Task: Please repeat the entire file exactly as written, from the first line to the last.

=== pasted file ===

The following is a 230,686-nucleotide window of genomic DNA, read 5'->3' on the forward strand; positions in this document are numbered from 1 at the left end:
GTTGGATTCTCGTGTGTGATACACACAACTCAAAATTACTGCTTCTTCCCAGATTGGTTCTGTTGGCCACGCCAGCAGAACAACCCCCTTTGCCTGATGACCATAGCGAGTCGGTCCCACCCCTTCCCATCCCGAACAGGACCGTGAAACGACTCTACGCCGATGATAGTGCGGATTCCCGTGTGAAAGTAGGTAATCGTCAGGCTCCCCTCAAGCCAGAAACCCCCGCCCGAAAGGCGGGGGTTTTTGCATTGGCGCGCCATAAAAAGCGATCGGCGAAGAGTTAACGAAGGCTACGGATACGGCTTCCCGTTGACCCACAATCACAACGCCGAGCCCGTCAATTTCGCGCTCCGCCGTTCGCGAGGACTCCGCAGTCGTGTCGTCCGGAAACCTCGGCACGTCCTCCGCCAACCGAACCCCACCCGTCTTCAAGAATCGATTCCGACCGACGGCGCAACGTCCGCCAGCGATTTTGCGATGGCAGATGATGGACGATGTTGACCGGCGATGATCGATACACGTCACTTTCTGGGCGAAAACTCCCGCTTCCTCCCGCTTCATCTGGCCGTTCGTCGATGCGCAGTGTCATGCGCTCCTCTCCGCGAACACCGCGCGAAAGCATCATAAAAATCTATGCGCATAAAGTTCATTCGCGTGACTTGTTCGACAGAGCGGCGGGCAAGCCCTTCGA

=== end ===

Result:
The following is a 230,686-nucleotide window of genomic DNA, read 5'->3' on the forward strand; positions in this document are numbered from 1 at the left end:
GTTGGATTCTCGTGTGTGATACACACAACTCAAAATTACTGCTTCTTCCCAGATTGGTTCTGTTGGCCACGCCAGCAGAACAACCCCCTTTGCCTGATGACCATAGCGAGTCGGTCCCACCCCTTCCCATCCCGAACAGGACCGTGAAACGACTCTACGCCGATGATAGTGCGGATTCCCGTGTGAAAGTAGGTAATCGTCAGGCTCCCCTCAAGCCAGAAACCCCCGCCCGAAAGGCGGGGGTTTTTGCATTGGCGCGCCATAAAAAGCGATCGGCGAAGAGTTAACGAAGGCTACGGATACGGCTTCCCGTTGACCCACAATCACAACGCCGAGCCCGTCAATTTCGCGCTCCGCCGTTCGCGAGGACTCCGCAGTCGTGTCGTCCGGAAACCTCGGCACGTCCTCCGCCAACCGAACCCCACCCGTCTTCAAGAATCGATTCCGACCGACGGCGCAACGTCCGCCAGCGATTTTGCGATGGCAGATGATGGACGATGTTGACCGGCGATGATCGATACACGTCACTTTCTGGGCGAAAACTCCCGCTTCCTCCCGCTTCATCTGGCCGTTCGTCGATGCGCAGTGTCATGCGCTCCTCTCCGCGAACACCGCGCGAAAGCATCATAAAAATCTATGCGCATAAAGTTCATTCGCGTGACTTGTTCGACAGAGCGGCGGGCAAGCCCTTCGA